[I want to apologize for all this text before the cooking part; I don't like that very much as a rule. But I had a thought process going.]

This past week, as you know, Central Italy was upended by an earthquake. Amatrice was hit very hard. And so I thought I would make spaghetti all’amatriciana on Sunday in honor of the people there. I went to Jungle Jim’s on Thursday for Smoking Goose guanciale and a couple of other ingredients. I learned Jungle Jim's had the guanciale by asking them at Twitter. And here it is:

Goosepack
Porkjowl
You’ve probably seen this dish with bucatini; the hollow spaghetti. I read this is because that’s how it evolved in Rome, but in Amatrice, they still use spaghetti. Hopefully, they can rebuild and continue to do so in the future.

I pretty much always use linguine. If a dish wants angel hair or something, generally it doesn’t appeal to me anyway.

So I Googled some recipes, found several that claim to be the most authenticest at all (try amatriciana ricetta tradizionale in the search window,) and decided to use two as influence for my dish today. I added the Serious Eats suggestion of white wine for deglazing the pan to this recipe I found which is charming in its English translation. I did not remove the guanciale before warming the tomatoes, as some other sites suggested.

Apparently, one important aspect in the original version is using a different pecorino than Romano. Romano is strong and salty, and according to the self-appointed authority, the sauce wants a milder one.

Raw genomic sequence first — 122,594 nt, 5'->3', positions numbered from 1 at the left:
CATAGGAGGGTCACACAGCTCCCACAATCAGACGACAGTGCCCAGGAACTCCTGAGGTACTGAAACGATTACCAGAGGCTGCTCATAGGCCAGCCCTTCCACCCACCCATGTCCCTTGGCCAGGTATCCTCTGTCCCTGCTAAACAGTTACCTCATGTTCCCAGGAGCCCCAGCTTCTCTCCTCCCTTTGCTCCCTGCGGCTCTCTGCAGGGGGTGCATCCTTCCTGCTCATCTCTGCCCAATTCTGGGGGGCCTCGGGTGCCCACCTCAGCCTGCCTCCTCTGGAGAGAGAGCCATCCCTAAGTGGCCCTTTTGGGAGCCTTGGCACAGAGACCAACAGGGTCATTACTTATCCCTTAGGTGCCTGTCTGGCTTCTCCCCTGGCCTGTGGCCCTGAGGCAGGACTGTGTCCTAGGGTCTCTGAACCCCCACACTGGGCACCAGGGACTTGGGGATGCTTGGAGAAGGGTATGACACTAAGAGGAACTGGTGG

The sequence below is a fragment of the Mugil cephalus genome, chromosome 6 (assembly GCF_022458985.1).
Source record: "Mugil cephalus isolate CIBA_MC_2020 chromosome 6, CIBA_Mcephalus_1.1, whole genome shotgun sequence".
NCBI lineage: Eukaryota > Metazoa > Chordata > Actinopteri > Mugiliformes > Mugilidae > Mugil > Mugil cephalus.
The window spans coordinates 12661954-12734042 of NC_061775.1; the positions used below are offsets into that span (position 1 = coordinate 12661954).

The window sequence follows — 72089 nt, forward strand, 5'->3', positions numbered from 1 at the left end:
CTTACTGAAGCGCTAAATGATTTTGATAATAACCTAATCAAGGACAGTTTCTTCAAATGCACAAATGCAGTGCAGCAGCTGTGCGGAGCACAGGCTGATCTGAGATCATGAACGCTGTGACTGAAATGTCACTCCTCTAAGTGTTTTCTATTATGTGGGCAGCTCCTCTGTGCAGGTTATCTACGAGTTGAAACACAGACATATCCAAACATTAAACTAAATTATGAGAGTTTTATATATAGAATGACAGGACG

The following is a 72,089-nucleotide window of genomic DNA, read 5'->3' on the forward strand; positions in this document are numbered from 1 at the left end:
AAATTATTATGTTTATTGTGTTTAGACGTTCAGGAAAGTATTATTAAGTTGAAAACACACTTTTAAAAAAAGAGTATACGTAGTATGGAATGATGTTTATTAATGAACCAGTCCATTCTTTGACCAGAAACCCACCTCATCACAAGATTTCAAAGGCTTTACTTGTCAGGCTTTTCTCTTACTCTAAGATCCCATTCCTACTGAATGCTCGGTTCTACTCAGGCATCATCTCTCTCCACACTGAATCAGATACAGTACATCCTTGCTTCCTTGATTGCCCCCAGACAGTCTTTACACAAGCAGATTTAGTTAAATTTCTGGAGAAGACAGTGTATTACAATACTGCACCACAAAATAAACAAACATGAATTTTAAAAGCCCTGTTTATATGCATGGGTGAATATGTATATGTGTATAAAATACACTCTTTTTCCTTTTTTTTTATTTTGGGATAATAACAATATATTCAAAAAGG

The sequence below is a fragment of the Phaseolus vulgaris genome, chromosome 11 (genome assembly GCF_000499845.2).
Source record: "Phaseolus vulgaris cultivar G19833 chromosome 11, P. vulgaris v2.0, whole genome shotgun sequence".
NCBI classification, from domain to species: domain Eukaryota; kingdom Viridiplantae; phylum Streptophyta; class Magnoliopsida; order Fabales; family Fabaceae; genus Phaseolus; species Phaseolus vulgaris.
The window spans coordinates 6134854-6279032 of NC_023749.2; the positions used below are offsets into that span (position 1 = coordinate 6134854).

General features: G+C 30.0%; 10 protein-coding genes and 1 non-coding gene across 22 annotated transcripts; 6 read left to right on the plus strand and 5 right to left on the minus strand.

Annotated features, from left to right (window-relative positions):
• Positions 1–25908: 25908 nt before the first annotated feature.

Screen Shot 2016-08-28 at 11.43.54 AM
However, I couldn’t find the right pecorino at Jungle Jim’s, not because they don't have a jillion cheeses, but because it's made in small amounts and isn't widely available.

Screen Shot 2016-08-28 at 11.43.20 AM
So I stood there and sniffed all the cheeses made with sheep’s milk to guess what might work, then ended up choosing something I decided would just be right because it’s what I’d have to use.

That’s how it works, you know.

The other aspect is whether to use fresh or boxed tomatoes or tomato sauce. I speak with someone on Google Plus occasionally who tells me that where she lives in Italy, the tomatoes and tomato sauce come in boxes instead of cans. So, I bought boxes at Jungle Jim’s when I shopped for the cheese and the very important guanciale. I do have fresh tomatoes, but all the ones coming in now are yellow, which we don’t want for this sauce.

Finally, I read today that people are encouraging restaurants to serve Bucatini All’Amatriciana and send the proceeds to the Italian Red Cross. You might see if a restaurant in your city is participating, or donate directly if you are able.